GOD THE ONLY OBJECT OF FEAR.
JEREMIAH X. 7.
Who would not fear thee, O King of nations? For to
thee doth it appertain.
THE Prophet aims, in the words of the text, to inspire
i us with fear, and the best way to undertand his meaning is to affix distinct ideas to the term. To fear God is an equivoca! phrase in all languages; it is generally used in three senses in the holy scriptures.
1. Fear sometimes signifies terror; a disposition, that makes the soul consider itself only as sinful, and God chiefly as a Being who hateth and avengeth sin. There are various degrees of this fear, and it deserves either praise, or blaine, according to the different degree to which it is carried.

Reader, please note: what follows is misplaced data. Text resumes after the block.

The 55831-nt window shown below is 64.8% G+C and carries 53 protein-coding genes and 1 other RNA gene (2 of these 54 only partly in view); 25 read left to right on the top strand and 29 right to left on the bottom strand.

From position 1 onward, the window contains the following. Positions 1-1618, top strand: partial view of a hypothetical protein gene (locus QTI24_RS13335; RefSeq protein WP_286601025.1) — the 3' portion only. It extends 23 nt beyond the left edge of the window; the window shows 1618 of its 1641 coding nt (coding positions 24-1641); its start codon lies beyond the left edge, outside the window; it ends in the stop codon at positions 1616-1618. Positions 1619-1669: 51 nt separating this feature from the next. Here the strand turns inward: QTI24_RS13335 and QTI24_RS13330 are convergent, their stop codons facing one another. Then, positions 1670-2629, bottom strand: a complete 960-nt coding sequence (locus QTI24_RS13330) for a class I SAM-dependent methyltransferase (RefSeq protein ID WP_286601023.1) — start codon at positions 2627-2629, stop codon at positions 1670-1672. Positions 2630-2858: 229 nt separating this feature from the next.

A man, whose heart is so voici of the knowledge of the perfections of God, that he cannot rise above the little idols which worldlings adore; whose notions are so gross, that he cannot adhere to the purity of religion for purity's sake ; whose taste is so vitiated that he hath no relish for the delightful union of a faithful soul with its God; such a man deserves to be praised, when he endeavoureth to restrain his sensuality by the idea of an avenging God. The apostles urged this motive with success, knowing therefore the terror of the Lord we persuade nien, 2 Cor. v. 11. Of some have compassion, saith St. Jude to the ministers of the VOL. I.